Sunday, August 19, 2012

Beware the One-Handed Economist

I started out thinking that I wanted to write about whether the federal debt “burdens” future generations, as almost every politician from every party says it will.   But first I have to take a detour. 

The title of this blog is taken from a pained lament from President Harry Truman, or at least that’s the story.  His economists, when asked about the impact of some policy, would tell him “well, on the one hand it will have this effect, but on the other it will have this (opposite) effect.  So it all depends.” Finally he exploded, wanting a straight answer: “I want a one-handed economist!”

But if you ever find a one-handed economist in that sense, an economist that can only see one possible answer to any real question, run hard the other direction, and count the spoons.  Because economics isn’t that easy.  There’s almost never an answer that doesn’t come with lots of conditions.  One of the first phrases you are introduced to in econ 101 is “ceteris paribus”, Latin for “with all other things the same”.  It’s used as the universal condition on simplified models.  Here’s a simple model, or a simple assertion that is elevated in econ-speak into a law: the quantity demanded of a good will decrease as the price rises, ceteris paribus.  What other things could change in a model as simple as that?  Well, the quality could change---the demand for cars decreases as the price rises, but if the low priced car is an old Edsel, and the higher priced car is a new Mercedes, that could change the result.  The environment could change: the lower priced car could be in a very dangerous part of town, or could be stolen, or could be offered by a less trustworthy dealer, or it could be an obvious lemon.  A thousand things could change. But ceteris paribus, if nothing changes but price, then this simple model says that the dealer will sell more of them at a lower price than at a higher price.  Is this simple model true?  Well, it depends…most of the time it is, but there are situations where even this simple model, this economic "law", is not true.

This dithering from economists seems to frustrate people, who claim that other disciplines are able to come to firm principles, so economics should too.  How can it be called a science if it is so fuzzy in its results?  So let me defend indecision a little bit, before we get on to the main topic.  Let’s look at an example from physics, about as no-nonsense and decisive a discipline as there  is:  how fast does an object fall toward the earth?  “Ha”, you are exclaiming, “that’s a trick question, because the speed of an object changes as it falls”.  Well, yes, falling objects accelerate; my high school physics teacher told us that an object accelerates at 32 feet per second per second.  So right up front all of us physics students had to ask a few questions before we could answer that question if it popped up on a quiz: how long has it been falling?  Did it start at zero speed toward the earth?  Of course my teacher was lying, anyway.  That’s really just an approximation.  Wikipedia refines it by one more decimal place: their entry says that the acceleration of a falling object is 32.2 feet per second per second.  But with that aside, the assertion is that if an object starting at rest is free to fall, it will accelerate from zero speed at that rate. But…what if the object is a bird, or a hot air balloon?  Oh…you thought I meant an object that did not counter gravity with its own means of propulsion in the opposite direction.  Or: you meant that objects fall at that rate in a vacuum.  But I didn’t say either of those things in my original question; if you fell into line in this pop-quiz you assumed it.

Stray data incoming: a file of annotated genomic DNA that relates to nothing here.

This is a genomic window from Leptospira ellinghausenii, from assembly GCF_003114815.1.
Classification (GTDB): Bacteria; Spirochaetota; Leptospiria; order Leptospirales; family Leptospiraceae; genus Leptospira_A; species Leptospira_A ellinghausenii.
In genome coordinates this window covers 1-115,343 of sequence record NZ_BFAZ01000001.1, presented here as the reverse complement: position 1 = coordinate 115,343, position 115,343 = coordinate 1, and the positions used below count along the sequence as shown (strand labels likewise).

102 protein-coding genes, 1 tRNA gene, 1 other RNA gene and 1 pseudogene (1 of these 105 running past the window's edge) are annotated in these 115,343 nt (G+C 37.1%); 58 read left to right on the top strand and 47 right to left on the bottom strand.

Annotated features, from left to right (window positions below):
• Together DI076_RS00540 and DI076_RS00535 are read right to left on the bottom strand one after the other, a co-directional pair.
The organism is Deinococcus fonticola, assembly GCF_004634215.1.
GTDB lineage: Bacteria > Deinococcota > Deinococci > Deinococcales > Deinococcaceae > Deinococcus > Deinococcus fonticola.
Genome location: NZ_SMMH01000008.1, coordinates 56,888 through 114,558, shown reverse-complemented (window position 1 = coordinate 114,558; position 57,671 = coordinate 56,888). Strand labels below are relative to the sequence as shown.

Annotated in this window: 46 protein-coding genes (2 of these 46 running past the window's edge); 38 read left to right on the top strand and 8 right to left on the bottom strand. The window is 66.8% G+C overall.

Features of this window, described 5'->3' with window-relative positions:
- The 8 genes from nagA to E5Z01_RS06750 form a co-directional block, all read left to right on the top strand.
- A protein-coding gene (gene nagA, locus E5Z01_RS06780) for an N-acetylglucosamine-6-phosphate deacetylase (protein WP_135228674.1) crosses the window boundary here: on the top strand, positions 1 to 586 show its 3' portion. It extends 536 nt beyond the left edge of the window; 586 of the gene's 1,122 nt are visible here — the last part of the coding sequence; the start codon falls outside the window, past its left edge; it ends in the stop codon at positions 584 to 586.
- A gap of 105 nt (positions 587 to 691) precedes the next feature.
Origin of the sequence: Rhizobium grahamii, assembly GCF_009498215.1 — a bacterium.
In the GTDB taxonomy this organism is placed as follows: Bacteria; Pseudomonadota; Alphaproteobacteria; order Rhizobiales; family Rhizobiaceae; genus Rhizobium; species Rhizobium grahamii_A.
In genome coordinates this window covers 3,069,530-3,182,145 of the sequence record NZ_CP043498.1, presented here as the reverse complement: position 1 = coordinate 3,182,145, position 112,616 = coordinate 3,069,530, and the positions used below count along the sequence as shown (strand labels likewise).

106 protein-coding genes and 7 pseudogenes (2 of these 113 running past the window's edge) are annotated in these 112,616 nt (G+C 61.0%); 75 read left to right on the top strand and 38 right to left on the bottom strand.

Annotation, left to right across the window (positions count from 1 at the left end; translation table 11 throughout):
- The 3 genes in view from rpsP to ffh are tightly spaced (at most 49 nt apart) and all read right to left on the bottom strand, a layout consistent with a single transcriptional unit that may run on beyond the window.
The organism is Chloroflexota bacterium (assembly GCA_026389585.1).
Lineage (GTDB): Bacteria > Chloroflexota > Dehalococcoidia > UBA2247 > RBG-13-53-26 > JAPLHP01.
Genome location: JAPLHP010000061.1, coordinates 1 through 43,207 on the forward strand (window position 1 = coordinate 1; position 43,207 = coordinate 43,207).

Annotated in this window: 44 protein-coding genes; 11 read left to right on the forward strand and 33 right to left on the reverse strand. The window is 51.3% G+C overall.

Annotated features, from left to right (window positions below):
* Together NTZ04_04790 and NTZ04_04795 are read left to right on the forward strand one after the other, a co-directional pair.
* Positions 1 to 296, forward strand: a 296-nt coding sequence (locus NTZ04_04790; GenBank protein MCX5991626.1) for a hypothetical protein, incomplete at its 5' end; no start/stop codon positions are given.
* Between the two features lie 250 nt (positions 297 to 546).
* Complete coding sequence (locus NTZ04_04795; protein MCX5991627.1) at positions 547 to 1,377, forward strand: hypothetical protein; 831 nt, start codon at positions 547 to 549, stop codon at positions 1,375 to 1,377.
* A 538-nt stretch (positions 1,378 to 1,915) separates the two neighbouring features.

Ok, let’s accept that the object is adrift in a near-vacuum.  What if the object is a rock in near vacuum somewhere in the vicinity of Jupiter?   Ah, another assumption: the object accelerates at 32.2 ft/s2 if it is near the earth’s surface.  Or what if the object is Jupiter itself?  Are the rock and the planet accelerating toward the earth?  Well, they’re trying, but other things keep getting in the way.  The rock is more powerfully accelerating toward Jupiter than it is toward Earth, so on the whole it may be accelerating away from earth.  And Jupiter is more powerfully accelerating toward the sun than toward earth. 

Ok, so let’s assume that it’s an object in a vacuum near the surface of the earth. Another quick pop-quiz: does it accelerate at the same rate at the equator as it does at the North pole?  From another Wikipedia entry: “At different points on Earth, objects fall with an acceleration between 9.78 and 9.82 m/s2 depending on latitude, with a conventional standard value of exactly 9.80665 m/s2 (approx. 32.174 ft/s2).”

Drat.   32.174 ft/s2 ???  Approximately??? And it changes across the surface of the earth?  Is nothing easy anywhere??

The point is that there is no simple answer even to that simple question: if you are told that objects accelerate toward the earth at a fixed rate, and then you blame physics when a hot air balloon released in the atmosphere of Gliese 581 G fails to behave in exactly that fashion, you have misunderstood physics.  Because the right answer to how fast an object will accelerate toward the earth is “it depends”.   On the one hand, the gravitational attraction between the object and the earth will cause it to accelerate toward the earth.  On the other, things like wind resistance, buoyancy, distance from the earth, and even latitude on the earth’s surface, and a thousand other things, will change the rate of acceleration. 

Even physicists have two hands when they are providing simplified answers to people who need answers in a hurry.

Now on to the federal debt question in the next post.

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